In the Philippines, Handicap International delivers aid and services to the most vulnerable victims of natural disasters and runs ongoing disaster-risk reduction programs to help people with disabilities prepare for future disasters. Building the capacities of local providers so they can offer improved cardiovascular care is another goal. The organization currently employs 42 Filipino and three expatriate staff members.
Handicap International has been working in the Philippines since 1985. The Philippines is one of the world's most disaster-prone countries. The typhoons and their side-effects, including landslides, storm surges and flash floods, are the most frequent and devastating natural disasters. In the past 20 years, natural disasters have killed more than 31,000 and affected more than 98 million people in the Philippines. They strike populations with violent force: Typhoon Haiyan hit the country in November 2013, and left 8,000 people dead, created four million displaced people, and adversely affected more than 15 million people. Since development in the Philippines is highly unequal, Handicap International's strategy focuses on the country's poorest areas, where the population is most exposed to disasters and conflicts, and where public services are lacking. As in many developing countries, diabetes and cardiovascular diseases are growing problems.
The Philippines has ratified the International Convention on the Rights of Persons with Disabilities. Legislative measures have been in place since 1982, and a major law to protect people with disabilities was promulgated in 1992. It emphasizes their right to participate fully in society and to access training and employment, education, health and social services and public transport on an egalitarian basis.
- Cardiovascular disease prevention
- Inclusive development and livelihoods
- Disability inclusion and mainstreaming
Cardiovascular Disease Prevention
Handicap International helps service providers in Davao City to implement an integrated approach to the management and prevention of diabetes and cardiovascular diseases such as hypertension. The project comprises several activities designed to raise awareness about the prevention of diabetes and build the capacity of service providers. The organization also provides training and supplies essential equipment for healthcare professionals. Handicap International is taking steps to raise the awareness of diabetes sufferers regarding the existing care options.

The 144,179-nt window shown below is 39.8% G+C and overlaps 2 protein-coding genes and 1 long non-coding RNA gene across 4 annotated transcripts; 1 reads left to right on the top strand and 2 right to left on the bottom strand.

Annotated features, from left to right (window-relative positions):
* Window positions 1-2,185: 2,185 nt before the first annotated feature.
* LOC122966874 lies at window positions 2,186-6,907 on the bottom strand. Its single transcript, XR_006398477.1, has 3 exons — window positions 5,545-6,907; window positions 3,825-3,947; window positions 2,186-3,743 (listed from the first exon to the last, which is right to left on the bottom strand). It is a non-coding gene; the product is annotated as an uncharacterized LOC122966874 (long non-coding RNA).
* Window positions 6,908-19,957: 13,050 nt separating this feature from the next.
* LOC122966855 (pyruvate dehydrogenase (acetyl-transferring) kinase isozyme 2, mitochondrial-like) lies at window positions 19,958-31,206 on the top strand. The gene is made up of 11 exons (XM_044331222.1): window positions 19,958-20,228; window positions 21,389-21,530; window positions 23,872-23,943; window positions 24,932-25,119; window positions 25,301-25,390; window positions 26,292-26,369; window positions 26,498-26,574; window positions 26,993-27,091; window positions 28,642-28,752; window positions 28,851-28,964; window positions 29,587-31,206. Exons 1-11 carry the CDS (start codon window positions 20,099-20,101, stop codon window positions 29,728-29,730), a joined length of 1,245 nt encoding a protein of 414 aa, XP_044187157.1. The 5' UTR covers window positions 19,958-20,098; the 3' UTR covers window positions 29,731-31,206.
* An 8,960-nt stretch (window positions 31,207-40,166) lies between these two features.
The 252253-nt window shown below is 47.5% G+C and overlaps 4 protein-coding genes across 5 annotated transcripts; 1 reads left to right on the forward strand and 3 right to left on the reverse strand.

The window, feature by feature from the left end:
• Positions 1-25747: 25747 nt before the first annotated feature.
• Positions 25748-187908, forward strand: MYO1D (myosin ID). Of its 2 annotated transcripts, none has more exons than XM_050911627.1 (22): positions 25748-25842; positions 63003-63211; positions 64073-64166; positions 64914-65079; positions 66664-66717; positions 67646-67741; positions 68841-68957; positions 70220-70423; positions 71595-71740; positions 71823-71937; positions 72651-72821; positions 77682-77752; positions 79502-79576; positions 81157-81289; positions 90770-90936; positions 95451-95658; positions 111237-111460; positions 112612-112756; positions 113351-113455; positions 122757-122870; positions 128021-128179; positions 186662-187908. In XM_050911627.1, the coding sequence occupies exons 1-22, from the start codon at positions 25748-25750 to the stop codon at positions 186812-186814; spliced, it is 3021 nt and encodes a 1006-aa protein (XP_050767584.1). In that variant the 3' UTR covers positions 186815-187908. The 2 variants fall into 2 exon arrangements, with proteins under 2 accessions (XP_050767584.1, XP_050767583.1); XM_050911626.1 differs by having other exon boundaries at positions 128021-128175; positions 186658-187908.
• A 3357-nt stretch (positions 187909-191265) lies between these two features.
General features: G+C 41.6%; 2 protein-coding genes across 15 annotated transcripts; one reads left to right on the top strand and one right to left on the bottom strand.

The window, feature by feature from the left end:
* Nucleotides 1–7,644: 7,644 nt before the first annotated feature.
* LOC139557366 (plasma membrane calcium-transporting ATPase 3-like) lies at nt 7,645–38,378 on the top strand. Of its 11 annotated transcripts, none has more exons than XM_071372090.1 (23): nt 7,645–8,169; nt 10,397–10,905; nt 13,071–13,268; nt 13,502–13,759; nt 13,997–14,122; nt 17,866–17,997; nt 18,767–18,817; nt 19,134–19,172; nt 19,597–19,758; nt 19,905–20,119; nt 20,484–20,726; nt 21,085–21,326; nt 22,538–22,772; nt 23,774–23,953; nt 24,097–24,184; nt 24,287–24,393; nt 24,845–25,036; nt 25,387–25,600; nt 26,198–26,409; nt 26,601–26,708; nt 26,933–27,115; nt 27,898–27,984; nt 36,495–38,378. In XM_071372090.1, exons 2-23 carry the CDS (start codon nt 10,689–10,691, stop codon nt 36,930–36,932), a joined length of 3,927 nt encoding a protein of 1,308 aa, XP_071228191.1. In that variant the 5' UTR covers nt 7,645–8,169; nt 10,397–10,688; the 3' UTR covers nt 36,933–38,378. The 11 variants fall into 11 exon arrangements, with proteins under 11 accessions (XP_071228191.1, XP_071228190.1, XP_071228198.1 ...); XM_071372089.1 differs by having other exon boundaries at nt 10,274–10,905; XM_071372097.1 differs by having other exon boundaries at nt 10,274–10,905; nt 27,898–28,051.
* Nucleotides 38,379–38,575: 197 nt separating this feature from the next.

Inclusive Development and Livelihoods
To help people with disabilities and vulnerable families in the municipality of Baras recover economically from past typhoons, Handicap International sponsors livelihood programs and empowers local disabled persons organizations to advocate for their rights. The organization also ensures that people with disabilities have access to social welfare services.
Disability Inclusion and Mainstreaming
Handicap International provides technical support to the Philippines Red Cross on the inclusion of people with disabilities withing their projects in the provinces of Cebu and Leyte, as well as inclusive organizational development at the Red Cross National Headquarters. Technical support has included workshops on how to facilitate workshops on lessons learned and a manual with an inclusion orientation and pocket guide with standard operation procedure.
THESE PROJECTS ARE POSSIBLE THANKS TO HANDICAP INTERNATIONAL DONORS, AND THE FOLLOWING FUNDING BODIES:
HANDICAP INTERNATIONAL'S PREVIOUS WORK IN THE PHILIPPINES HAS INCLUDED:
Following natural disasters, Handicap International set up fixed and mobile units to provide mobility aids, adaptive devices, protection items, and shelter kits to those most in need and ensure that they have access to food, water, and health services. The response targeted people with disabilities or severe medical conditions, children, expectant mothers, mothers with young children, female heads of households, and the elderly. After Typhoon Haiyan in 2013, the most violent typhoon ever recorded, Handicap International launched an emergency response intervention in the provinces of Leyte and Capiz. The organization’s teams deployed a logistics platform to help ensure humanitarian aid could reach the most isolated areas. They also distributed 1,390 tents to people whose homes had been destroyed, and supported the process to rebuild shelters for 900 households. The organization helped 700 highly vulnerable households affected by the typhoon, by providing them with financial and technical assistance, so that they could rebuild homes that are safer and better able to withstand natural disasters.
Disaster Risk Reduction
Handicap International helped vulnerable people prepare for natural disasters by sharing and disseminating disaster risk management training tools with government offices and local organizations. Nearly 57,000 stakeholders in 13 provinces benefited. Handicap International also encouraged the authorities to draw up contingency and evacuation plans, which specifically take people with disabilities into account.